All the more reason to go with YOM in Michigan before that program gets eliminated or overpriced. There are some restrictions though so you can't do this for your daily driver.

 

On 4/6/2016 at 5:44 PM, Vila said:

Stude Light, is the $35 include the title, permanent plate with no annual registration fees, and no inspection requirement for the life of the car like we have in PA?

 

The $35 is for a permanent registration only...no annual registration fees. Although we should probably adopt inspections in Michigan, due to all the barely roadworthy vehicles we have running around here, we currently do not have the vehicle inspection requirement in Michigan.

Scott

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Michigan used to have vehicle inspections and discontinued them as in the big picture were found to not be that effective. 

 

Same goes for the emission inspections in SE Michigan. The emissions inspections only covered cars less than 10 years old and exempted low income/ public assistance, etc so the only cars being checked were new cars.

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Going off topic:

I recall the emission inspections in SE Michigan. 

I'm sure a lot of folks will not like what I have to say....I really think that Michigan would benefit with an annual inspection program like PA has.  I've spent plenty of time driving in both states and you just don't see the non-roadworthy cars driving in PA that you see in MI.  Cars missing body panels, exhaust pipes, mufflers, bald tires, worn out shocks, worn out ball joints, bumpers held on with bungee cords, missing tail lights, missing headlamps or low beams burned out, missing glass covered by plastic and duct tape, missing doors, dog tracking, and the list goes on and on. This would all have to be repaired with an inspection program. I get nervous driving near some of these cars and trucks.  I know it's a pain for the PA residents and sometimes it just seems like another government money making program but it does have a benefit.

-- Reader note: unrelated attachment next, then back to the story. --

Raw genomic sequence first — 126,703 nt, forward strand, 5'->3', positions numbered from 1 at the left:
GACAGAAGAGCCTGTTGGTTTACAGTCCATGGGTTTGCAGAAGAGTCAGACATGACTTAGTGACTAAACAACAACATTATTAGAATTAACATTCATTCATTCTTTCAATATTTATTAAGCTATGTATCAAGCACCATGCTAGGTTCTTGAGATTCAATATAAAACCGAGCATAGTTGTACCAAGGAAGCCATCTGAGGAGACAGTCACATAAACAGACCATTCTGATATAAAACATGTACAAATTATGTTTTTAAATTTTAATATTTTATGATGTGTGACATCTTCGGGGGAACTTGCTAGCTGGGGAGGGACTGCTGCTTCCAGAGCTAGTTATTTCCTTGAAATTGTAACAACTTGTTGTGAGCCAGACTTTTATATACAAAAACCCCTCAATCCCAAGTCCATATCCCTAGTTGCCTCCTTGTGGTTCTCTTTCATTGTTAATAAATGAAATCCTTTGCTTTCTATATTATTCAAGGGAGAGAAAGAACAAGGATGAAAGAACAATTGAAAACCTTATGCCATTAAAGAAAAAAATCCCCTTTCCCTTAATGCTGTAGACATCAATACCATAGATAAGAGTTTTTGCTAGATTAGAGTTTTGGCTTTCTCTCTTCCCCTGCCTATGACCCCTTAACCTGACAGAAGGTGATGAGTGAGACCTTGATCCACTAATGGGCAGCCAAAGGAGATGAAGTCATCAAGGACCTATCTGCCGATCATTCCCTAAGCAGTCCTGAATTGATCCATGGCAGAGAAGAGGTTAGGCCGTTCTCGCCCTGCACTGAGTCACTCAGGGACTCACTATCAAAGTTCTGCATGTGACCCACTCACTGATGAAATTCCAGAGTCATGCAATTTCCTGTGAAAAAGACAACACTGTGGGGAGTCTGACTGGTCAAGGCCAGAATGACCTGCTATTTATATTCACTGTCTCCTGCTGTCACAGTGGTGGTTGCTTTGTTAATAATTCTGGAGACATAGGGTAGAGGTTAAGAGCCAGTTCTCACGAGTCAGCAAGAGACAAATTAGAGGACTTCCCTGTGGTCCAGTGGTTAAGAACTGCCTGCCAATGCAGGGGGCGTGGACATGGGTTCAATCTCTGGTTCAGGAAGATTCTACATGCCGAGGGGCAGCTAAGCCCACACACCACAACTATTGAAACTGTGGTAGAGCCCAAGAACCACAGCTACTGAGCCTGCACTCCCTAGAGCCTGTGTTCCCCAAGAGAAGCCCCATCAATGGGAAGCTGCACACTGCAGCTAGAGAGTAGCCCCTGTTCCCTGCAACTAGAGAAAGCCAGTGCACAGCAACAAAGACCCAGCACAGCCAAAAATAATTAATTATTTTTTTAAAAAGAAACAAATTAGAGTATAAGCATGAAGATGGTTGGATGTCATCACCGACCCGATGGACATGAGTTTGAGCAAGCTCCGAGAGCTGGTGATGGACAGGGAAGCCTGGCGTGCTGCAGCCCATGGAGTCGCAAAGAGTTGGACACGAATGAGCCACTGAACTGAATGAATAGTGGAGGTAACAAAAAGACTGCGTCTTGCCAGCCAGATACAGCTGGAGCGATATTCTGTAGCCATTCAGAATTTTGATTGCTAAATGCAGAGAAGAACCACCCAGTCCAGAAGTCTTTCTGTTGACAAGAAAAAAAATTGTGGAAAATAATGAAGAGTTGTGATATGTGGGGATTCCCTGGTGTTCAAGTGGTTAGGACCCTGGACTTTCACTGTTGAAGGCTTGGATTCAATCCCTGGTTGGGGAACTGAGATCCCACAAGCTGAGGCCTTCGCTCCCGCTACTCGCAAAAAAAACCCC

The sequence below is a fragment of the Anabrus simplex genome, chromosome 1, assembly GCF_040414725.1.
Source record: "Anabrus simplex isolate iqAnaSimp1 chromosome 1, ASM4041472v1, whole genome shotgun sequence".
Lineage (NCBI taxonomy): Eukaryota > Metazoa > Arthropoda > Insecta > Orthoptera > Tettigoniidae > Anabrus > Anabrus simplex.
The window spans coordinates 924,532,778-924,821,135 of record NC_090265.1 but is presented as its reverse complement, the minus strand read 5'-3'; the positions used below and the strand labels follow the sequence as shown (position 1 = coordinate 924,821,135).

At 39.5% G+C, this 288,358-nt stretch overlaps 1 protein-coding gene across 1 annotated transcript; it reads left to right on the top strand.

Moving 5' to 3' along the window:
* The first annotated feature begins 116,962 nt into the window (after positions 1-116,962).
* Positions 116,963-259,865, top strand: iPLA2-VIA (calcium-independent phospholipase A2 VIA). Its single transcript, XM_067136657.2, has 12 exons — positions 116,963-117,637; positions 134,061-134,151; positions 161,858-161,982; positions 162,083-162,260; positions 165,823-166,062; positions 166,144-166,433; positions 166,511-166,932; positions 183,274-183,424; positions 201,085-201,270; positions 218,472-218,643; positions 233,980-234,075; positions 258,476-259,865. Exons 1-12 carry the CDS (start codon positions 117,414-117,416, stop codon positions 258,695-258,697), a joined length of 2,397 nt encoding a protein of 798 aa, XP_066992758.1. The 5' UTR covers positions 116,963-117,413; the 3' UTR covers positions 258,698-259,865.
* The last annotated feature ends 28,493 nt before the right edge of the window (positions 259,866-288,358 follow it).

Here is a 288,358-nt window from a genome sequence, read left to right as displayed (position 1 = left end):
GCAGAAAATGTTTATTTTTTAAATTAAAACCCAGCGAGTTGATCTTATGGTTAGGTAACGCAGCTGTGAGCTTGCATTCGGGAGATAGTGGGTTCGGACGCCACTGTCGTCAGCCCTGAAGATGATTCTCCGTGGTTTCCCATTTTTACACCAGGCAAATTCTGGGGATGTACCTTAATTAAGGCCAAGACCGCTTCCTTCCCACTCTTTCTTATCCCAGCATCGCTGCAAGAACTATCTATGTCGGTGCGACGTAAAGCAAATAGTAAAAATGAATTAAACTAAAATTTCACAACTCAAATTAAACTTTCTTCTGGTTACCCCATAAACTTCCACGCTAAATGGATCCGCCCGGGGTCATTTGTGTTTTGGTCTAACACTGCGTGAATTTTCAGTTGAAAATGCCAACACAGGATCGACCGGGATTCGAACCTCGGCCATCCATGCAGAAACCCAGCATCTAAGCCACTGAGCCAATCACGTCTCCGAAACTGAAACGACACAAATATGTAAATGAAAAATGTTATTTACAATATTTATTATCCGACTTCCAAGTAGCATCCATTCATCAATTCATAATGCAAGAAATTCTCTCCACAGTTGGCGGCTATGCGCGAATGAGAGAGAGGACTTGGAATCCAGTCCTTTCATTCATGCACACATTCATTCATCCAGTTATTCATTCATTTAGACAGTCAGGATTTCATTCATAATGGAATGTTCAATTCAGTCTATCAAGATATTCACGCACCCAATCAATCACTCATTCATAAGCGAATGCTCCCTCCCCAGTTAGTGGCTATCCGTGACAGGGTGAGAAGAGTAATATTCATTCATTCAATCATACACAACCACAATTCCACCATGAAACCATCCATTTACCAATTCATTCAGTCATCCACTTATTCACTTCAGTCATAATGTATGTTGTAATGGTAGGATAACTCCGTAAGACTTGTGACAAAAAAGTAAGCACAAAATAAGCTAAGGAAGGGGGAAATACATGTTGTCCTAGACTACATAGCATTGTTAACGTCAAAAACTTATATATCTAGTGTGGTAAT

Scott

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13 hours ago, Stude Light said:

Going off topic:

I recall the emission inspections in SE Michigan. 

I'm sure a lot of folks will not like what I have to say....I really think that Michigan would benefit with an annual inspection program like PA has.  I've spent plenty of time driving in both states and you just don't see the non-roadworthy cars driving in PA that you see in MI.  Cars missing body panels, exhaust pipes, mufflers, bald tires, worn out shocks, worn out ball joints, bumpers held on with bungee cords, missing tail lights, missing headlamps or low beams burned out, missing glass covered by plastic and duct tape, missing doors, dog tracking, and the list goes on and on. This would all have to be repaired with an inspection program. I get nervous driving near some of these cars and trucks.  I know it's a pain for the PA residents and sometimes it just seems like another government money making program but it does have a benefit.

Scott

 

The benefit does not outweigh  the cost.  In PA is seems like every time you take a vehicle in for inspection it will either need brakes or shocks or something.  Very costly to the consumer and not that much benefit.

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I'm cheating the system, sort of............on my '68 AMX I have the Official Antique PA State Tag, with registration, on the rear bumper, but I put a Period Correct Tag on the front bumper, unregistered at no cost. PA does not require a front tag so no law is broken. I think there's no requirement preventing doing this. 

 

PA Antique registered cars are exempt of all Annual, Inspections, Tag and Registration Renewal. Usage is supposed to be restricted to driving not more then one day a week but I have never seen this enforced, or figured out how it could be. Maybe, it could also mean we're suppose to drive them one day a week, which would be hardly likely. 

Edited by Doug Novak (see edit history)